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Kids in jeopardy a lasting crisis

Thirty years ago, a nonprofit report on the well-being of New Mexico’s children painted a disturbingly bleak portrait of the lives of our youngest residents.

The Coalition for Children’s “Kids in Crisis: New Mexico’s Other Bomb,” released in 1987, was a compendium of doom: Twenty percent of young children in New Mexico lived in poverty; fully half of Native American children did so. More than 40 percent of students in third, fifth and eighth grades scored below average on standardized tests. Twenty-five percent dropped out of high school without graduating. New Mexico had the seventh-highest teen birth rate in the nation and the highest rate of infant mortality.

The report included an impassioned essay by one of New Mexico’s most renowned public figures, the author Rudolfo Anaya, whose New Mexico coming-of-age story “Bless Me, Ultima,” the best-selling Chicano novel of all time.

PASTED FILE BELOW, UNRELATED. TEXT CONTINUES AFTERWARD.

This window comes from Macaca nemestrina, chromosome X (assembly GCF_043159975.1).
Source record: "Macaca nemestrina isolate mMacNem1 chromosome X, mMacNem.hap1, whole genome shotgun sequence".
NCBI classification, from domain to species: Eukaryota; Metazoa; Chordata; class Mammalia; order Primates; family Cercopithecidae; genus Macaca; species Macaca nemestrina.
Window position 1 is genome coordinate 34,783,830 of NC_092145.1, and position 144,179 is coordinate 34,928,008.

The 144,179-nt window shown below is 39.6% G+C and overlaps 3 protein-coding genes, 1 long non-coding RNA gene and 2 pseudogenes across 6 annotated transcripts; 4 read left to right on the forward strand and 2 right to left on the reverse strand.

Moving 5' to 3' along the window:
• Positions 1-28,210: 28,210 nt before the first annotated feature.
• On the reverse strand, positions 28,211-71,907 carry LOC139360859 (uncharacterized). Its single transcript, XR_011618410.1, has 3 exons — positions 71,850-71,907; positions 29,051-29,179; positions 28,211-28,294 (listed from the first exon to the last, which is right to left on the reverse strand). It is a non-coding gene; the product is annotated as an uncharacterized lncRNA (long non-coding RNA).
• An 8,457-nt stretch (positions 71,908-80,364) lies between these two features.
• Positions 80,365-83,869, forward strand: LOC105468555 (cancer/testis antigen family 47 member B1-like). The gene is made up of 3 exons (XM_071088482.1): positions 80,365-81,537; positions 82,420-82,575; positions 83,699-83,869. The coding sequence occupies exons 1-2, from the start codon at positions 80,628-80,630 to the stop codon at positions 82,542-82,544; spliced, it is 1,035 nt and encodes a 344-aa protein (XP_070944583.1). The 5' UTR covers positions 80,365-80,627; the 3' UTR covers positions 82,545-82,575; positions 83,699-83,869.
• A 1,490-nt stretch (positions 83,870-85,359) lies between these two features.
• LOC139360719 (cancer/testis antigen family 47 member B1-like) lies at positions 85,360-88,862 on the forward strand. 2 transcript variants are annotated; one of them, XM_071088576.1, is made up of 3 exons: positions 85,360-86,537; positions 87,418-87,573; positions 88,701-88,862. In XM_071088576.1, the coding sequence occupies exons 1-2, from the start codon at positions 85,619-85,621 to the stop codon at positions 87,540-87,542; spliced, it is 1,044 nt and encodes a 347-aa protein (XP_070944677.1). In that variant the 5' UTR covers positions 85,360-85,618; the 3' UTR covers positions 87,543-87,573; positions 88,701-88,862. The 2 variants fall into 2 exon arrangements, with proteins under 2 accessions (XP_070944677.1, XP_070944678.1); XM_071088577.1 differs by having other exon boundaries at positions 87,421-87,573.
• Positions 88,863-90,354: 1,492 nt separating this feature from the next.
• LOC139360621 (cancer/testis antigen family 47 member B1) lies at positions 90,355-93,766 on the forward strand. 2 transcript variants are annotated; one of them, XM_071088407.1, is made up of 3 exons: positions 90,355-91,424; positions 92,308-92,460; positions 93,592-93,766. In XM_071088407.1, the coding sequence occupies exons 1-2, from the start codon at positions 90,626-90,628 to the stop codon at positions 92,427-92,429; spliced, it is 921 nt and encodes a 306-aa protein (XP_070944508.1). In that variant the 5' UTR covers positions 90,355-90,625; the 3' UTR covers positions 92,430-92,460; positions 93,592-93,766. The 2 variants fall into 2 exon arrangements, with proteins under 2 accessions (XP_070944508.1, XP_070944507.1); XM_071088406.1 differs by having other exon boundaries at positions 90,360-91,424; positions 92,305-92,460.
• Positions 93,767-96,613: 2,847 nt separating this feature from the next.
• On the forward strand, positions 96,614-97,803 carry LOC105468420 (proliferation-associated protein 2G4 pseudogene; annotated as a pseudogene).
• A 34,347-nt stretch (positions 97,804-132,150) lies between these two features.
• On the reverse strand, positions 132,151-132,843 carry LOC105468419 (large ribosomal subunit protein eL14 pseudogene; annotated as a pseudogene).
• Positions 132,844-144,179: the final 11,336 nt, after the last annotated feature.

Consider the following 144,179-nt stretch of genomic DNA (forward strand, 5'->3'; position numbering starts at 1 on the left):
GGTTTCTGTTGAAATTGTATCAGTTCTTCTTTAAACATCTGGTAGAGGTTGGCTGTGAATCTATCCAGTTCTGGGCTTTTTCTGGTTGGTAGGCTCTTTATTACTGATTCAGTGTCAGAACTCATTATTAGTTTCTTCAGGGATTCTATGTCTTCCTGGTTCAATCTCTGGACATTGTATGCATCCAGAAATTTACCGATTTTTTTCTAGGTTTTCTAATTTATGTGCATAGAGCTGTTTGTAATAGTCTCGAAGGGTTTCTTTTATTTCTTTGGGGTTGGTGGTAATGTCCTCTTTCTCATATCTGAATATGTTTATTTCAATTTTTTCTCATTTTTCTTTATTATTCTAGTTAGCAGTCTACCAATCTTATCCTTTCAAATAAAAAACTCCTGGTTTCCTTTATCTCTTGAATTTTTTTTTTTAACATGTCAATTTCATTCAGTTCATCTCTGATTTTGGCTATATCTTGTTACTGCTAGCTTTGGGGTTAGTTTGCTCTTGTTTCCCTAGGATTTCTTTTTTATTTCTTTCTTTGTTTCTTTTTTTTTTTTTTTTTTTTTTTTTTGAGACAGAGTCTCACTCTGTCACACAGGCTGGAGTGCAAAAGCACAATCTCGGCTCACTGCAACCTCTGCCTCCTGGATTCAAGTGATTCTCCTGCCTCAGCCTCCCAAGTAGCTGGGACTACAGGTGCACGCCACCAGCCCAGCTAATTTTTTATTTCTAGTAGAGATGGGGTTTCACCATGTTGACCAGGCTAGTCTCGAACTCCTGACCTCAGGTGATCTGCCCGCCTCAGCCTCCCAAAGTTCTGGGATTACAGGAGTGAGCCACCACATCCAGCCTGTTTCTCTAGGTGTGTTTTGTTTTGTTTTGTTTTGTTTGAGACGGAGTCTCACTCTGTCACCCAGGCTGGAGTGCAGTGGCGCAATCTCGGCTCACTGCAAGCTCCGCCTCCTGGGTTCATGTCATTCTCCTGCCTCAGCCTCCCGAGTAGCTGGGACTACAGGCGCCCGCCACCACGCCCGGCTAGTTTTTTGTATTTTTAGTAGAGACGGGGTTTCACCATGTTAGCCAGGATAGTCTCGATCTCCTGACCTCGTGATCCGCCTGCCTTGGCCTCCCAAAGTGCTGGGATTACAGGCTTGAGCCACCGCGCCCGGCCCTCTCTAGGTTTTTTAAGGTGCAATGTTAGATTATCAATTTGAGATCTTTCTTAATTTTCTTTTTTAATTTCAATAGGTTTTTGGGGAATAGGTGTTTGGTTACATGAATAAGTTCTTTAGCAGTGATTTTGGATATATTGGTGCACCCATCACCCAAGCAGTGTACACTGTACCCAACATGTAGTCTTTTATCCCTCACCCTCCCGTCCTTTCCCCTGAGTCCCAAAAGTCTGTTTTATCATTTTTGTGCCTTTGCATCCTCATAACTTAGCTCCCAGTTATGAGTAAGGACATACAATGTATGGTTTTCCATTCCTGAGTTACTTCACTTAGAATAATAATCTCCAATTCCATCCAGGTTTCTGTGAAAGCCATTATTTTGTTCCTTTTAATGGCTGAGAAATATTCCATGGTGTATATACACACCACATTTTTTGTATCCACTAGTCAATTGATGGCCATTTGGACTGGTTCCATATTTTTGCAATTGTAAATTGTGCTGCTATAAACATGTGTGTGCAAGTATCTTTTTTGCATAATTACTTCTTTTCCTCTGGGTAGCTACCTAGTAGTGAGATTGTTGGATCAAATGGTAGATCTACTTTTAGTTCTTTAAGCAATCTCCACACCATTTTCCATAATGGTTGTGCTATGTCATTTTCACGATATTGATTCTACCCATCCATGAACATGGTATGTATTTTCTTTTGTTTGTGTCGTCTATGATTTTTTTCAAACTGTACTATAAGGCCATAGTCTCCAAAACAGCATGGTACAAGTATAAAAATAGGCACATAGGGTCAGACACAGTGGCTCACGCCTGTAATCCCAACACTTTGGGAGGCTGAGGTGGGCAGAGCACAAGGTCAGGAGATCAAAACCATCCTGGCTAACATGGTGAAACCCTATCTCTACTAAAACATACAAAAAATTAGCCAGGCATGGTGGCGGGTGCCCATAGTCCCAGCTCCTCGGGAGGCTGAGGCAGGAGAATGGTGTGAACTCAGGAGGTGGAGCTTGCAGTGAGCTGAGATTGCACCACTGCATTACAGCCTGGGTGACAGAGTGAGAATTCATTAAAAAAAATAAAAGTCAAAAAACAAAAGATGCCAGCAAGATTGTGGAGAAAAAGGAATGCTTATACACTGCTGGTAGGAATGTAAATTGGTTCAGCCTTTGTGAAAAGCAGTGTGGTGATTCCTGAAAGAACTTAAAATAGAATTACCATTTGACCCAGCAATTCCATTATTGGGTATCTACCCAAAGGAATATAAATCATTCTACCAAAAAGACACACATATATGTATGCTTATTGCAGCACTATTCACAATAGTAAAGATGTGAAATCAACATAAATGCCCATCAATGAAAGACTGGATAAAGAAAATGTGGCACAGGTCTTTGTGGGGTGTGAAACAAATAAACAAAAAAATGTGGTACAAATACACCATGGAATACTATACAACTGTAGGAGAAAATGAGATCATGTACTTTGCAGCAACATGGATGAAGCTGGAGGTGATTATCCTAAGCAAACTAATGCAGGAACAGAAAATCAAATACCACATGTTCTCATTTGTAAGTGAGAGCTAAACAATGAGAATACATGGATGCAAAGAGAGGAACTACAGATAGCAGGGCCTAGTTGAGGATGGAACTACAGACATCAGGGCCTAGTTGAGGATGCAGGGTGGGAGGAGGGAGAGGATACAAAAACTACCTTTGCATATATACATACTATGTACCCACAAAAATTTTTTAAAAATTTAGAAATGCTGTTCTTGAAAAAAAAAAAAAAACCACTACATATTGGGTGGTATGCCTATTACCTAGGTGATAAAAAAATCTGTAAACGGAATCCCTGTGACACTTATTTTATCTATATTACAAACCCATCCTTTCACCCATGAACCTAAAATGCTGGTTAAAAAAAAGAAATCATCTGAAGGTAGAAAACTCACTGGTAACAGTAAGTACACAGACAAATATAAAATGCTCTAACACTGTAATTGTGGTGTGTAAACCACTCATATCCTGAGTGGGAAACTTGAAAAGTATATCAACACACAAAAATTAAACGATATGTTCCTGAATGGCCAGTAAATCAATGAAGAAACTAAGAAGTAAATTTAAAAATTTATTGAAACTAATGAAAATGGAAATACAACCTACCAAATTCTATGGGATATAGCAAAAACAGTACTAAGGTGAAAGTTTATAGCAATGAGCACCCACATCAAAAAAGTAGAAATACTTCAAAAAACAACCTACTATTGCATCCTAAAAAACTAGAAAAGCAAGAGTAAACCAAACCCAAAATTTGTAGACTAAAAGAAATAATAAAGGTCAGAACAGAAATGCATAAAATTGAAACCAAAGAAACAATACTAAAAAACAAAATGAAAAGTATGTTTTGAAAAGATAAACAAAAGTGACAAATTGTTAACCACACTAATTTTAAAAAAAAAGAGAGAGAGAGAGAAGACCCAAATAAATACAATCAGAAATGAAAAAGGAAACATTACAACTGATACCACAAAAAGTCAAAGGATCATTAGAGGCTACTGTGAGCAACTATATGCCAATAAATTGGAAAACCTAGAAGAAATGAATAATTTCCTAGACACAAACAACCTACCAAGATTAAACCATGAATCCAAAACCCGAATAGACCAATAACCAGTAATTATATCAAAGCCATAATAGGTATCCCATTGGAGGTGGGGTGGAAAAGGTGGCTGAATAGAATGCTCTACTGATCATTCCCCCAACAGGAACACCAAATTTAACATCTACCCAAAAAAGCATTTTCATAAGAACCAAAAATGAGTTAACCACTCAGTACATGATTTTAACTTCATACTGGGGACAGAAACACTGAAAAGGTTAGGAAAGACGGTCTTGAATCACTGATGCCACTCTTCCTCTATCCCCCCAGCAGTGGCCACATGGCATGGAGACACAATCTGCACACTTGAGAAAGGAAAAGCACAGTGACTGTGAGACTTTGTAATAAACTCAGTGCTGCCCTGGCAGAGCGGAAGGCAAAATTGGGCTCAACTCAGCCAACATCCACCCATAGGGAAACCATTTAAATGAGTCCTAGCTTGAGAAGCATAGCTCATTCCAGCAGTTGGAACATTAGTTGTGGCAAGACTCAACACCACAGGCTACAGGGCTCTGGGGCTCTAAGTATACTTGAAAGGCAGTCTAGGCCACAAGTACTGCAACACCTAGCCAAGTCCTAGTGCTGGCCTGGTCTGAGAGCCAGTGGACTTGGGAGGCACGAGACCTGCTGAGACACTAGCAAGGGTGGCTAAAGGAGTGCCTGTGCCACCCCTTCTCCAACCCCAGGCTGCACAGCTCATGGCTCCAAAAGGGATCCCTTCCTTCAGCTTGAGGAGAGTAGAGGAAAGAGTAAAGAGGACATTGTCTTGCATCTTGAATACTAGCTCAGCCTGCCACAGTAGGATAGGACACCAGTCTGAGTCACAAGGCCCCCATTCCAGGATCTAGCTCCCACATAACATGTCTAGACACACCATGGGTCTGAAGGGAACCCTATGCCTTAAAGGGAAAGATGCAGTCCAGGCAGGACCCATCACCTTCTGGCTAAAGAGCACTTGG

“If we do not save the children,” he warned, “we do not save the future.”

The report received a good deal of media attention – on TV, radio and in print. People were surprised, disheartened, even outraged.

It seemed like a turning point.

Yet in the three decades that have elapsed, the crisis has, in many ways, grown more dire.

Of our nearly 500,000 children, 29 percent live in poverty, the highest rate in the nation. Thirty-three percent of New Mexican students drop out of high school – the worst graduation rate in the country. The number of children living with a single parent has climbed from 23 percent in 1990 to 41 percent today. The state’s prison population has tripled between 1986 and 2015 and 10 percent of New Mexico kids now have a parent who has done time.